This is an important part of how the test is designed to undermine public schools. Her kids get exemplary scores. If she exempts them, the school must average in a zero instead of the high score her daughter would surely earn. The more parents who exempt their bright kids from the test in hopes of avoiding the passion-killing effects of the damned things, the more zeros average in, lowering the school’s scores and reinforcing the illusion of crisis for those who wish to privatize education. I was arguing that by exempting her child, she was aiding an agenda that would ultimately leave the poor without access to quality education.
Her argument is that the demise of public schools is inevitable at this point. The wheels are set in motion; public schools will ultimately collapse, and the best she can do is look out for her own child. She says one person cannot stop this. I say that every single person who sees this situation for what it is must try. She says it’s futile. I say I have to do it anyway. She is thinking rationally. I assert that I am thinking religiously.
Yes, that’s right. I’m a UU who just juxtaposed “religious” and “rational.” While I don’t think that religious thinking has to preclude rational thinking (in fact, it shouldn’t—that’s the mess many religions get bogged down in), it is a different kind of thinking. Rationally, I can see my colleague’s argument that the task is beyond her individual influence or even her professional one, and that she has far greater influence over her own child’s progress. But if I am to live my faith, I must affirm and promote the inherent worth and dignity of every person, justice, equity and compassion in human relations, and respect for the interdependent web of all existence of which we are a part. Since I also believe that strong public schools are necessary to these things, I have to do everything I can to preserve them, including subjecting my own two children to that clusterfuck of a state test every year they were required to take it, because their scores would be helpful to their schools though they were meaningless to them. Doing everything in my power to preserve public schools is, for me, a religious mandate. How is that any different from a Catholic opposing abortion on religious grounds?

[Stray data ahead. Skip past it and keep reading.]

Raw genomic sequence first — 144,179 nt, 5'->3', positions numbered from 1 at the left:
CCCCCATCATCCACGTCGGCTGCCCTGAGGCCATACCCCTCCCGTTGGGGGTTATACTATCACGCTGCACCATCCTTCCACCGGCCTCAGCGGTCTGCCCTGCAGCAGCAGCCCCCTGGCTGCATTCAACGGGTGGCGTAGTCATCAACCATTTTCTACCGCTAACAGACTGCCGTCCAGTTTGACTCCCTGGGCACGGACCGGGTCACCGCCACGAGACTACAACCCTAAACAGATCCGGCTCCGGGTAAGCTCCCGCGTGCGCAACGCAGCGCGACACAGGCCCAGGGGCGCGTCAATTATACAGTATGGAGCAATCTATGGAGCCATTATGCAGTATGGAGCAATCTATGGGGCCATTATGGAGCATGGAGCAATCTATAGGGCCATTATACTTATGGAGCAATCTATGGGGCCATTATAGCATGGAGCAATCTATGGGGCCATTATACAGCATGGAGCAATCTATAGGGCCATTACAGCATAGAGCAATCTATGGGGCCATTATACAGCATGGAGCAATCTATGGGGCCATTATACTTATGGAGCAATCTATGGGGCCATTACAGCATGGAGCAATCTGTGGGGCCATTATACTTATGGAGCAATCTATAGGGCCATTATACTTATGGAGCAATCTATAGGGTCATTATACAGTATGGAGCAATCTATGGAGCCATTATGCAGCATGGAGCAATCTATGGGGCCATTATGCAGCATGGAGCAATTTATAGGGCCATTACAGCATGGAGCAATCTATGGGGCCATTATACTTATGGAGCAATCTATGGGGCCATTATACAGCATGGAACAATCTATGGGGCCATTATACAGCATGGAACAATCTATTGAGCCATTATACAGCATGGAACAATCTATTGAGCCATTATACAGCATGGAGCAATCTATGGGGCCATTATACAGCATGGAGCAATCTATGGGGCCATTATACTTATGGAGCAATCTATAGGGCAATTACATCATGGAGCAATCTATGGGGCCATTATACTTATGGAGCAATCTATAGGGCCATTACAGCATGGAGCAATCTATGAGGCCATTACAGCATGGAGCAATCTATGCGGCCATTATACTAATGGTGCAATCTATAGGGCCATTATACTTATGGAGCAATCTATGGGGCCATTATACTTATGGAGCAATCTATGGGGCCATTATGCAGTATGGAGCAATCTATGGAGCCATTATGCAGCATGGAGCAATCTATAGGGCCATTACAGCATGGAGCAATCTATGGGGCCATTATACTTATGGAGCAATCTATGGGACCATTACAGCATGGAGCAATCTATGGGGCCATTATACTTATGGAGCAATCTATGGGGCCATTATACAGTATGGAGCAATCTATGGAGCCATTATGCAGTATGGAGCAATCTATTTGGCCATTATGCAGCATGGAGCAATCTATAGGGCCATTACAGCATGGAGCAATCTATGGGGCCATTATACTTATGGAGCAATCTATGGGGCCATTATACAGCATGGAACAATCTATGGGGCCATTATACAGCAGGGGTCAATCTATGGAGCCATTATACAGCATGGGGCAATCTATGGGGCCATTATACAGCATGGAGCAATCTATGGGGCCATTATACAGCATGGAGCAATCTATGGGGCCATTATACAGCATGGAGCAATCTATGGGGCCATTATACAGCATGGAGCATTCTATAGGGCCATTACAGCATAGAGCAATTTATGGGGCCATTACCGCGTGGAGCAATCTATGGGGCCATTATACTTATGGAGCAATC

And don’t try to say it’s different because God doesn’t figure into it for me. God absolutely figures into it. I may not believe in a personified, sentient god, but I believe that I am a part of something much bigger than me, that to live in service of that greatness, I must live my faith. Poetry and mythology have personified death. The fact that it is not actually person-like does not mean it isn’t real. I feel the same way about God, and while you may disagree, what it all comes down to is this: we’re talking about religion, so in the context of this argument, what I believe about God is as valid as what anyone else believes. Other UUs may not use the word “god” to describe what I’m talking about, but they get it, I assure you. In the end, when I go to church on Sunday, I join in community with others of my faith who serve the greater good, regardless of what they call it, in whatever capacity they can.
We got religion.